Last year I was quite bowled over by Boston Opera Collaborative’s production of Dead Man Walking [reviewed here]. So this year when BOC was back at the Somerville Theatre, with the Boston premiere of Sumeida’s Song, I knew I didn’t want to miss it. And I was not disappointed. This is an intense and tautly constructed work, and BOC brought excellent singers, polished music direction (Andrew Altenbach), and virtuosic performing from the orchestra. As General Director Chelsea Lewis mentioned in her welcome, “BOC is proud to be on the cutting edge of an ambitious young opera movement.” Indeed, their pride is justified, and also it is exciting to have performances like this one taking place in this venerable (if quirky) venue in the town I call home.
Sumeida’s Song, composed in 2009 by Mohammed Fairouz, is based on the play “A Song of Death,” written in the 1950s by Tawfiq El-Hakim. (Fairouz has written about his opera here ) The work evokes a drive for revenge reminiscent of Strauss’s Elektra. The three scenes (performed without interruption) of the single Act are constructed symmetrically.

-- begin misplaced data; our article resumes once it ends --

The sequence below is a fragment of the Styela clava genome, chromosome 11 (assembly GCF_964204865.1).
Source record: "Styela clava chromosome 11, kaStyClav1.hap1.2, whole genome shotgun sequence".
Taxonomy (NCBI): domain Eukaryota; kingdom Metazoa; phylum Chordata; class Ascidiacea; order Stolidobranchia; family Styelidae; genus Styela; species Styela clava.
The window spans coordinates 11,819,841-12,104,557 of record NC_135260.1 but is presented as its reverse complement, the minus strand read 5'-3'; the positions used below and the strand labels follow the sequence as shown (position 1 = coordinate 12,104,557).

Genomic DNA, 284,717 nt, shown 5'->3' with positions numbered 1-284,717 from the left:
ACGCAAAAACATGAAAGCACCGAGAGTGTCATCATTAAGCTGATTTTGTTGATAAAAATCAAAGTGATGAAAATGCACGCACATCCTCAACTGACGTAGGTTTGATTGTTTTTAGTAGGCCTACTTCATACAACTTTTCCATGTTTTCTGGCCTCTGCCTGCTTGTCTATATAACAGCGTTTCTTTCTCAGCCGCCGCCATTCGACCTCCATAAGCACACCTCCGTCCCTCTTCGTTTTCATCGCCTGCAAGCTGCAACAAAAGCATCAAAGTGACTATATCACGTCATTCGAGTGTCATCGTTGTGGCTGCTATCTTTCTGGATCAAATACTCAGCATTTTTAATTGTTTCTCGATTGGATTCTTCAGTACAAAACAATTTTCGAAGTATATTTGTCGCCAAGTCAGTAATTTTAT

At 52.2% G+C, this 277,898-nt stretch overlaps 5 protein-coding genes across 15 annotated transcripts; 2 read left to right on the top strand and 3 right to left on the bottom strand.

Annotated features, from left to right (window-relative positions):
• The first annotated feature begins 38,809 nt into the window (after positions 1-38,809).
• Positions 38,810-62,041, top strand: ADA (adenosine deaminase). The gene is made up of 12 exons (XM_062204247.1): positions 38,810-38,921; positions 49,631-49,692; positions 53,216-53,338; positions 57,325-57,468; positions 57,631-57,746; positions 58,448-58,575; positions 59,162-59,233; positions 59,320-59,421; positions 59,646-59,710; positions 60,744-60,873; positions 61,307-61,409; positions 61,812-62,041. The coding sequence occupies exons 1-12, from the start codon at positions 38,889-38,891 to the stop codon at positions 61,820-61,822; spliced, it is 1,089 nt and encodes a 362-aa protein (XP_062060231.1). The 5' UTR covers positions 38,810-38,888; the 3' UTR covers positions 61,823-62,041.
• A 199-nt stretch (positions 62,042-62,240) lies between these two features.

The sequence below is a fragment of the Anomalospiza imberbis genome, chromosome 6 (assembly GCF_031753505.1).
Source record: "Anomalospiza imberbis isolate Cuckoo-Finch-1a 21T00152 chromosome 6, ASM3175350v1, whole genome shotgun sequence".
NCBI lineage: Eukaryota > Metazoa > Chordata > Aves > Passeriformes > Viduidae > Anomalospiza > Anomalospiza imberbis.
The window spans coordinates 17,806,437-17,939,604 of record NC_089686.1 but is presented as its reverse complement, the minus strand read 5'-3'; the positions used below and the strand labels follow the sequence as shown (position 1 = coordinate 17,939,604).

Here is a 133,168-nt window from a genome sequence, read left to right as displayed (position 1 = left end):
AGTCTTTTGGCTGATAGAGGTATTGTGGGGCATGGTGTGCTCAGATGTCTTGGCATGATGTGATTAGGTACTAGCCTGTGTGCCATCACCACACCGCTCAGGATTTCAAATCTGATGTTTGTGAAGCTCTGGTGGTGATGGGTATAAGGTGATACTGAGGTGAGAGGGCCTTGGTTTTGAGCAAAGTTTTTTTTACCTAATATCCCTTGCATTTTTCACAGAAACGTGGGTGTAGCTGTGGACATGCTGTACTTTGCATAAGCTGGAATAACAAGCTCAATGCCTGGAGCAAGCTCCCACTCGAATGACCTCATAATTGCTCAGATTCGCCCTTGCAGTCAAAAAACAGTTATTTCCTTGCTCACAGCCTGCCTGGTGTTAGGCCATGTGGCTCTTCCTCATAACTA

The widow Asakir wants her son Alwan to avenge the death of her husband. As Asakir, Heather Gallagher (mezzo soprano) fills this role with chilling and single-minded commitment. Her burnished voice was rich with layers of emotional resonance. She was paired in duets with soprano Jenny Searles, playing Asakir’s sister, Mabrouka. Asakir is the central figure; her first extended passage gives her such drive, such frightening single-minded resolve. Gallagher’s dramatic depth, and the fluidity and emotional richness of her voice made this a larger-than-life role.
Alwan expresses bewilderment and shock at what his mother is asking. In contrast, his desire is to help his village by bringing innovations like modern shelters, so people won’t have to live in the same room as the farm animals. Alwan’s straightforward statement “I will not kill” stands in relief in its simplicity, in its stark uninflected clarity. Matthew Stansfield (Baritone) sang Alwan with sincerity and conviction.
And then Asakir’s anger boils up around it, with billowing swirls of white-hot emotion. As Asakir sharpens the knife, she evokes another driving and driven wife, Lady Macbeth, who (as a woman) cannot enact her own plans but must depend on another to do so: “Rise up my son, and quench my fire.” For Asakir, waiting for her son to reach manhood and enact the revenge has been a single-minded focus. At the same time, her son, growing up far from her, has been educated and has come to see that this cycle of killing, the senseless violence between the two clans of the village, must end. What the village needs running water, not rivers of blood.